New terrorism study shows there is no one-size fits all solution to terrorism

New terrorism study shows there is no one-size fits all solution to terrorism November 19, 2014

With the release of The Institute for Economics and Peace’s Global Terrorism Index this week we have learned that religiously motivated terrorism has grown exponentially as I covered in this post here.

The study itself is very thorough and looks at motivators from all over the globe as shown in this chart:

click to enlarge
click to enlarge

The study clearly shows that in Islamic countries or regions, religion is playing the major role in driving terrorism, but it also shows that around the globe that nationalism and politics still play a major role. The study states:

Over the past 14 years there has been a large increase in religion as the motivator for terrorist activity. However in 2000, nationalist separatist movements were a more prominent motivation for terrorism than religion. Today, political and national separatist aims are still a significant driver of terrorism but unlike religion, they have seen comparatively little change over the period.

I don’t think this will shock too many people, I don’t think many thought all terrorism must have the same motivators, however it is a stark reminder that terrorism cannot be solved in a one-size-fits-all package. What works to drive out terrorism in Central America will not work in MENA.

This also for me is a good reminder of why the “war on terror” cannot succeed in its goals, and that we must be cautious not to focus on one problem. It would stand to reason if we eliminated Islamic extremism in MENA, US occupation, if continued (as historically the US does), this chart could one day simply reflect that politics or nationalism are once again major driving forces.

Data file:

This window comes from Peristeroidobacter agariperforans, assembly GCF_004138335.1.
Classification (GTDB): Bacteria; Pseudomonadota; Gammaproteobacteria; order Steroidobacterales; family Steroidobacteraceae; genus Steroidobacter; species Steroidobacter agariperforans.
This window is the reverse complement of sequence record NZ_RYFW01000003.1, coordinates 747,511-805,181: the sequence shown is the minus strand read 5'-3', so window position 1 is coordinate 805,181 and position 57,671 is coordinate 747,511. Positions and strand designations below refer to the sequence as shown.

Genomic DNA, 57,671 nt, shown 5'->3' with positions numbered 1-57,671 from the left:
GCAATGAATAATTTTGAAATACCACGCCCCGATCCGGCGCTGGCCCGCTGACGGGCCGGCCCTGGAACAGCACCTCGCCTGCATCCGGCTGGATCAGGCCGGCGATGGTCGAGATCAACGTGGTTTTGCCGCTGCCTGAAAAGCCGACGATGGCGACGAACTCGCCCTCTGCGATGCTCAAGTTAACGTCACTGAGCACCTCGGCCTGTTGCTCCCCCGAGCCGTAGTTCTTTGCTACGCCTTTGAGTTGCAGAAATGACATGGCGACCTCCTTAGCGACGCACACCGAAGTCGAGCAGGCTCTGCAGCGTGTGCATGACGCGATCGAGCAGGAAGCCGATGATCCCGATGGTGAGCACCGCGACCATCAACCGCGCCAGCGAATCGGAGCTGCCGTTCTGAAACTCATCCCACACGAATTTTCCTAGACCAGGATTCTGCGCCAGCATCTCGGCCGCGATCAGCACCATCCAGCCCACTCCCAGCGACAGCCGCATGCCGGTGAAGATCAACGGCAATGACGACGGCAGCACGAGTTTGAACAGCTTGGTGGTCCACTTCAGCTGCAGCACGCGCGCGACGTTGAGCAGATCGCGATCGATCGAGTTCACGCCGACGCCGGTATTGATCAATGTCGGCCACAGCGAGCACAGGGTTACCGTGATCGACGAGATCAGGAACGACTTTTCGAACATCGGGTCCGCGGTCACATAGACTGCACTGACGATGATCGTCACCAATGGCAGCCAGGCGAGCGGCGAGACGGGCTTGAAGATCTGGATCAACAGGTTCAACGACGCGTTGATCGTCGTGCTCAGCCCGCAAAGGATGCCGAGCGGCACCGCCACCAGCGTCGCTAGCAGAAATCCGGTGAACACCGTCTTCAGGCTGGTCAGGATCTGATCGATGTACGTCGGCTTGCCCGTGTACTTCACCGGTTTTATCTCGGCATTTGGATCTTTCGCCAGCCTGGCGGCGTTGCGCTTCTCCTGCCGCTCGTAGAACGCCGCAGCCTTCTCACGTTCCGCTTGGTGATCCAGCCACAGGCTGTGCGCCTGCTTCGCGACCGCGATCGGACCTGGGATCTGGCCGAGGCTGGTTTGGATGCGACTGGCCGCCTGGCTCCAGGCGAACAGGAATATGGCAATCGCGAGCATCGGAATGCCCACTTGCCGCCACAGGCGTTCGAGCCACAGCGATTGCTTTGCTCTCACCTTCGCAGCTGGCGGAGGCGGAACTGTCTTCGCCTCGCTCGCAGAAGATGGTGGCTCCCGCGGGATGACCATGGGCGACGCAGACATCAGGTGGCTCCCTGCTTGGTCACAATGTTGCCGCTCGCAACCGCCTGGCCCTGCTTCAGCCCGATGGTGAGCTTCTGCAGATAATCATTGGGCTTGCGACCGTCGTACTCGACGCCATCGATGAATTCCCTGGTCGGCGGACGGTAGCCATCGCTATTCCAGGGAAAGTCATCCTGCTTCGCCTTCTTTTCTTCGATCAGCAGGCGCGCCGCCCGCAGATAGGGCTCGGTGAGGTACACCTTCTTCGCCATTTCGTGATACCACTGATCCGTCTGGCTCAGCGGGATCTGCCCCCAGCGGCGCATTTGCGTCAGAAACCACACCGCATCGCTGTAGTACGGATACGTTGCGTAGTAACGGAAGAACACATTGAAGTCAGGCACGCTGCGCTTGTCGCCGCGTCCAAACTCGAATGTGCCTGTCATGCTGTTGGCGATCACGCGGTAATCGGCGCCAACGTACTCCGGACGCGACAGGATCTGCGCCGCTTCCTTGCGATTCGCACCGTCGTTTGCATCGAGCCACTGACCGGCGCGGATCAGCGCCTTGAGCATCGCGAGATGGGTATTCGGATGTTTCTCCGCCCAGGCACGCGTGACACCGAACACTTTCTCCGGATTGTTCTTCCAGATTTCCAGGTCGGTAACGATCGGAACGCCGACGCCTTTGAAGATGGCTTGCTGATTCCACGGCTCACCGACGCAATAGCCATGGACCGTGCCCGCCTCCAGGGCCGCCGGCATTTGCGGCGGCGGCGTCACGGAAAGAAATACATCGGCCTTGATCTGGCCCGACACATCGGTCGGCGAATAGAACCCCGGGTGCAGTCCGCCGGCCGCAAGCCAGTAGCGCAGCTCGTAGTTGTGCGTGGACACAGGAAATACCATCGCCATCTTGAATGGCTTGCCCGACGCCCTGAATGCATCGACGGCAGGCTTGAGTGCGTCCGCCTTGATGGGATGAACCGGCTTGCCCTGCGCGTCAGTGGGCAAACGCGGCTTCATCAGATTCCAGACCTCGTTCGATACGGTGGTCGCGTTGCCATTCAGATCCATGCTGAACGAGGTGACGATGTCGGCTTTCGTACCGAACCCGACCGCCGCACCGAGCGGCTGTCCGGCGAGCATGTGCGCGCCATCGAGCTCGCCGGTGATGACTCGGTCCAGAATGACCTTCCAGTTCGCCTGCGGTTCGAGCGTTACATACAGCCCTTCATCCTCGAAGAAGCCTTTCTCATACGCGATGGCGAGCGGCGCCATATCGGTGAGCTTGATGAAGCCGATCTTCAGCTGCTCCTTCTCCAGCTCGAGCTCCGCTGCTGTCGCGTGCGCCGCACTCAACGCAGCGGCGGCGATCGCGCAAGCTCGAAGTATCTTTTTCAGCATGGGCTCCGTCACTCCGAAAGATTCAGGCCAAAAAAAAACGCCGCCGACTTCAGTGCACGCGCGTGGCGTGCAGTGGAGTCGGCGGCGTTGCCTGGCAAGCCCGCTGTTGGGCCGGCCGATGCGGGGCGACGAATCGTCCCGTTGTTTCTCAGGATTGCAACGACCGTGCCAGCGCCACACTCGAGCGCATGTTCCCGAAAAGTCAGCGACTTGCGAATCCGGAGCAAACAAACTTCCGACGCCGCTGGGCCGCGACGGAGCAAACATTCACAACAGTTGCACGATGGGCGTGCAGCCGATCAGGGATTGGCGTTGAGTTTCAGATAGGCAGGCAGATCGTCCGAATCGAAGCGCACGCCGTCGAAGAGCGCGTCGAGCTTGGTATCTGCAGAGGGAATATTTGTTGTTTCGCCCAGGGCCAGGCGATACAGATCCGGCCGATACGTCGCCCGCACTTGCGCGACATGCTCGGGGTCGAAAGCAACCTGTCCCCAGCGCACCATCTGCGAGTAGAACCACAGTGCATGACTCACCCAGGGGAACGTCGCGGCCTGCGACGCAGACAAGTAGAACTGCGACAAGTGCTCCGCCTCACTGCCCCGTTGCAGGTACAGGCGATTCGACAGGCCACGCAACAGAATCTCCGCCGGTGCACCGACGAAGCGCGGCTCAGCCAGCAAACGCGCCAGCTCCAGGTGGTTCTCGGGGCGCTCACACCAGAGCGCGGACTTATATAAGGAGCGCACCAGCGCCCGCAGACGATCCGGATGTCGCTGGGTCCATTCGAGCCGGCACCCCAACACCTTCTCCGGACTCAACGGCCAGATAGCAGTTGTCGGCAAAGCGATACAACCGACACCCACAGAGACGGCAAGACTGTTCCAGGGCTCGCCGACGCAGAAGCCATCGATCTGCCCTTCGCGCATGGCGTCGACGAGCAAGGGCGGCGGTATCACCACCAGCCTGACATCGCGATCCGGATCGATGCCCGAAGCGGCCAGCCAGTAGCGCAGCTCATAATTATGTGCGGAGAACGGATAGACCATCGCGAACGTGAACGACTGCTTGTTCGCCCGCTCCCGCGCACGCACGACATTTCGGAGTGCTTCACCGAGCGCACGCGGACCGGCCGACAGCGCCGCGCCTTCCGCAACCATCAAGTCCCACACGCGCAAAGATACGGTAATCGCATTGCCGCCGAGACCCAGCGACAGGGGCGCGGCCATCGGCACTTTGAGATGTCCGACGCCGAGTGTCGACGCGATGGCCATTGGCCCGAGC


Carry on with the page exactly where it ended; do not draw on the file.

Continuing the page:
So solutions must come primarily from inside these regions, through the elections of secular politicians and governments, to religious reformist groups and moderates who are against the violence but do not speak up. Outside intervention must be kept to a minimum as we have to realize the US and its allies are not going to be the ones to fix these issues.

As I noted in my previous post, and highlighted in the study:

“To counteract the rise of religious extremism, moderate Sunni theologies need to be cultivated by credible forces within Islam. The current political context underscores the importance of moderate Sunni countries and not outside influences leading such a response.”

However, it cannot stop there. Sunni’s as a group have endorsed human rights violations such as Female Genital Mutilation, despite what apologists like Reza Aslan want you to believe. So while groups like this can play a role in ending terrorism, they must still be held accountable for their contemptible religious beliefs.

For me at least, this study and its findings stand as a reminder that as much as I wish things were different, that Christopher Hitchens was not in fact wrong when he said, “religion poisons everything.” In a previous post, I strongly condemned Sam Harris and Richard Dawkins for what I saw as the wrong view on terrorism and wanted nothing more than to reject the idea of “new atheism”. I was wrong to do so and today I am reminded of why I became an activist, why I was drawn to new atheism many years ago and why I am still proud to call myself a new atheist and stand up against religious extremism.

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